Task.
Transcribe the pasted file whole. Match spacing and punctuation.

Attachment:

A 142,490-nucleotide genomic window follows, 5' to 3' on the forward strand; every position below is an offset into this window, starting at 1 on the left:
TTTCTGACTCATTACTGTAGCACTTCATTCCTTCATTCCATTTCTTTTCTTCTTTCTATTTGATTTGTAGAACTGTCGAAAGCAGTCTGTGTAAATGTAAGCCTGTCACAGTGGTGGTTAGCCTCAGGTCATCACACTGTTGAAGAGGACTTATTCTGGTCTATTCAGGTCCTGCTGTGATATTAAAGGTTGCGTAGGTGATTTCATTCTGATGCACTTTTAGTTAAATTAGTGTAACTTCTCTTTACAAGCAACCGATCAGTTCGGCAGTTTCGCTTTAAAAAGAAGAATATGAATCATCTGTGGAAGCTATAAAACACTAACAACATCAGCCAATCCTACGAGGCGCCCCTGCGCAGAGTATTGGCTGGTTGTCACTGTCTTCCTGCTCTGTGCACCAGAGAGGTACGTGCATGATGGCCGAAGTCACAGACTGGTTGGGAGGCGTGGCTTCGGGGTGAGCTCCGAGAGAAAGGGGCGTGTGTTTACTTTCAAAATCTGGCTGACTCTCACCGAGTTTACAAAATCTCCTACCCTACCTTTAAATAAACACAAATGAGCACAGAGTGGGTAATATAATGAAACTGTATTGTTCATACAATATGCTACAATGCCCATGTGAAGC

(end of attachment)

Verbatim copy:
A 142,490-nucleotide genomic window follows, 5' to 3' on the forward strand; every position below is an offset into this window, starting at 1 on the left:
TTTCTGACTCATTACTGTAGCACTTCATTCCTTCATTCCATTTCTTTTCTTCTTTCTATTTGATTTGTAGAACTGTCGAAAGCAGTCTGTGTAAATGTAAGCCTGTCACAGTGGTGGTTAGCCTCAGGTCATCACACTGTTGAAGAGGACTTATTCTGGTCTATTCAGGTCCTGCTGTGATATTAAAGGTTGCGTAGGTGATTTCATTCTGATGCACTTTTAGTTAAATTAGTGTAACTTCTCTTTACAAGCAACCGATCAGTTCGGCAGTTTCGCTTTAAAAAGAAGAATATGAATCATCTGTGGAAGCTATAAAACACTAACAACATCAGCCAATCCTACGAGGCGCCCCTGCGCAGAGTATTGGCTGGTTGTCACTGTCTTCCTGCTCTGTGCACCAGAGAGGTACGTGCATGATGGCCGAAGTCACAGACTGGTTGGGAGGCGTGGCTTCGGGGTGAGCTCCGAGAGAAAGGGGCGTGTGTTTACTTTCAAAATCTGGCTGACTCTCACCGAGTTTACAAAATCTCCTACCCTACCTTTAAATAAACACAAATGAGCACAGAGTGGGTAATATAATGAAACTGTATTGTTCATACAATATGCTACAATGCCCATGTGAAGC